“It’s not what we don’t know that hurts, it’s what we know for sure that just ain’t so.”
The quote above is often attributed to Mark Twain. Ironically, the authorship of this quote being somewhat uncertain, beautifully illustrates the very point it makes. Nevertheless, the quote accurately describes the dangers of humans being overconfident. Put into quantitative terms, being overconfident is assigning higher probabilities to items than what should be the case. For example, if I’m asked to give a 90% confidence interval for 100 questions, the correct answers should be between my stated bounds 90% of the time. If it is less than 90%, I’m overconfident, and if it’s more than 90% I’m underconfident.
There have been many peer-reviewed papers on this topic that reveal humans, regardless of field or expertise, are broadly overconfident in providing probabilistic estimates. Data collected by HDR on calibration performance supports this conclusion. When participants prior to any sort of training were asked to provide 90% confidence intervals for a set of questions, on average, only 55% of answers fell within their stated ranges.
An example from our Calibration Training shows a group only getting 67% of questions within their stated ranges. Here the estimators’ lower and upper bound responses are normalized as values between -1 and 1. If the correct answer is outside their range, it falls above or below -1 and 1 on the graph. The red dots represent outliers where the response wasn’t just wrong but considerably far off.
So how does AI stack up against humans here? In order to compare the performance of AI relative to human estimators, we asked 18 instances of ChatGPT 4 to provide 90% confidence interval estimates for a set of 20 questions on topics of sports, economics, and other metrics that are easily verifiable. This resulted in a total of 360 unique estimates. This differed from the trivia questions we use when calibrating human experts as ChatGPT 4 has access to all that information. Remember, the goal of calibration is not to answer questions correctly but to accurately reflect one’s own uncertainty. Trivia questions are used in our training because immediate feedback can be provided to individuals, which is essential in improving performance. To replicate this effect with AI, we limited the questions to ones that had actual answers manifest sometime between September 2021 (the data cutoff point for ChatGPT) and August 2023. An example of such a question is “How much will the top-grossing film earn internationally at the box office in 2022?”. This way we could evaluate whether the actual value (when analyzed retrospectively) fell within the estimated bounds by ChatGPT 4.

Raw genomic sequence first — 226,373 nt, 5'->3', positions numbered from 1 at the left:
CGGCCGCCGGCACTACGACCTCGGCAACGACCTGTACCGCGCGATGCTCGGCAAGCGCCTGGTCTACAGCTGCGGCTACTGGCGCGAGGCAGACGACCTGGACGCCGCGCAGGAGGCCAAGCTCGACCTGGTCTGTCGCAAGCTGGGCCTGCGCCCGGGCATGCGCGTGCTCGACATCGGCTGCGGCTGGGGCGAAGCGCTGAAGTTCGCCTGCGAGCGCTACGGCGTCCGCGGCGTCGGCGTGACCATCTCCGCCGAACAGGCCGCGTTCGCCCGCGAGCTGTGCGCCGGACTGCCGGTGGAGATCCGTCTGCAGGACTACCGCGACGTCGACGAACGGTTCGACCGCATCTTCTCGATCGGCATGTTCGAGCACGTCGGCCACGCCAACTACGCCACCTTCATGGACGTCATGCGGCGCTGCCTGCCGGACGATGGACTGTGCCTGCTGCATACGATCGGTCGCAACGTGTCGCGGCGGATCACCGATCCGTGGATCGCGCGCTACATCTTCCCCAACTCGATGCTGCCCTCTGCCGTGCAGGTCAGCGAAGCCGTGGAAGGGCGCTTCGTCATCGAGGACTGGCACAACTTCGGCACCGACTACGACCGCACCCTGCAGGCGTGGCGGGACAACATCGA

The results indicated below show the average calibration of the ChatGPT instance to be 60.28%, well below the 90% level to be considered calibrated. Interestingly, this is just slightly better than the average for humans. If ranked amongst humans, ChatGPT 4’s performance would rank at the 60th percentile from our sample.
If we applied this average level of human overconfidence toward hypothetical real-world cases, we would drastically underestimate the likelihood of extreme scenarios. For example, if a cybersecurity expert estimated financial losses to be between $10 – $50 million when a data breach occurs, they are stating there is only a 5% chance of losing more than $50 million. However, if they are as overconfident as the average human, the actual probability would be closer to 22.5%.
As far as humans go, there is some good news. Being accurately calibrated is not some innate talent determined by genetics, but a skill that can be taught and improved upon. Papers and studies provide conclusive evidence that humans can greatly improve their ability to give probabilistic estimates. HDR built upon these studies and developed online training that is specifically designed to improve individual human calibration for probabilistic estimates. Before training the average calibration level was 55% when trying to provide a 90% confidence interval for an uncertain quantity. By the end of training, this improved to 85%. Humans were able to better understand their own uncertainty and translate it into useful quantitative terms.
As we begin to rely more on language models, it is essential that we understand the uncertainty in the output they produce. In a follow-up and more in-depth study, HDR will be testing to see whether we can train ChatGPT and other language models to assess probabilistic estimates more accurately, and not fall victim to overconfidence or as Twain might put it “thinking what we know for sure that just ain’t so.”